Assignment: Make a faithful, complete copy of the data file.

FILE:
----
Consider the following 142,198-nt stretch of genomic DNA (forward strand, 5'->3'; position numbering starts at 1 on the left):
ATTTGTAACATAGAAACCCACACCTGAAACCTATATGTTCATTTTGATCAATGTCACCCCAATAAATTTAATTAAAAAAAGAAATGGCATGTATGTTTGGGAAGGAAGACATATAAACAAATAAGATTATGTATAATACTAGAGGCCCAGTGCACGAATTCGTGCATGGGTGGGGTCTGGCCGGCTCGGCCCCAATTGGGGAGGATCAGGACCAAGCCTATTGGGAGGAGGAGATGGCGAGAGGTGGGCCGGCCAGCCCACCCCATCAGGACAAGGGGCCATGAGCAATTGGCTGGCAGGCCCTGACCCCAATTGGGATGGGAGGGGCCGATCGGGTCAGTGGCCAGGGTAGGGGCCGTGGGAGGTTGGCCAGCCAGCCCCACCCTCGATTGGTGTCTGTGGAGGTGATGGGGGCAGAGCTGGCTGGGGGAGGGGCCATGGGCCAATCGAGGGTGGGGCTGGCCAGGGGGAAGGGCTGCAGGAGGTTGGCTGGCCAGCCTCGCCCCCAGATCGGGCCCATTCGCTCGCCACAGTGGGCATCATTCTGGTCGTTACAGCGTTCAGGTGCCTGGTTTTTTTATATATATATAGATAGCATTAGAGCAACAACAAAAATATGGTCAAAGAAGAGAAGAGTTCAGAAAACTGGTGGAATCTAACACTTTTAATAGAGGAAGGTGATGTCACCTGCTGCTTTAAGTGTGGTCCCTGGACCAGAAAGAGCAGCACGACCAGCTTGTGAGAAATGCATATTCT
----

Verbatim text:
Consider the following 142,198-nt stretch of genomic DNA (forward strand, 5'->3'; position numbering starts at 1 on the left):
ATTTGTAACATAGAAACCCACACCTGAAACCTATATGTTCATTTTGATCAATGTCACCCCAATAAATTTAATTAAAAAAAGAAATGGCATGTATGTTTGGGAAGGAAGACATATAAACAAATAAGATTATGTATAATACTAGAGGCCCAGTGCACGAATTCGTGCATGGGTGGGGTCTGGCCGGCTCGGCCCCAATTGGGGAGGATCAGGACCAAGCCTATTGGGAGGAGGAGATGGCGAGAGGTGGGCCGGCCAGCCCACCCCATCAGGACAAGGGGCCATGAGCAATTGGCTGGCAGGCCCTGACCCCAATTGGGATGGGAGGGGCCGATCGGGTCAGTGGCCAGGGTAGGGGCCGTGGGAGGTTGGCCAGCCAGCCCCACCCTCGATTGGTGTCTGTGGAGGTGATGGGGGCAGAGCTGGCTGGGGGAGGGGCCATGGGCCAATCGAGGGTGGGGCTGGCCAGGGGGAAGGGCTGCAGGAGGTTGGCTGGCCAGCCTCGCCCCCAGATCGGGCCCATTCGCTCGCCACAGTGGGCATCATTCTGGTCGTTACAGCGTTCAGGTGCCTGGTTTTTTTATATATATATAGATAGCATTAGAGCAACAACAAAAATATGGTCAAAGAAGAGAAGAGTTCAGAAAACTGGTGGAATCTAACACTTTTAATAGAGGAAGGTGATGTCACCTGCTGCTTTAAGTGTGGTCCCTGGACCAGAAAGAGCAGCACGACCAGCTTGTGAGAAATGCATATTCT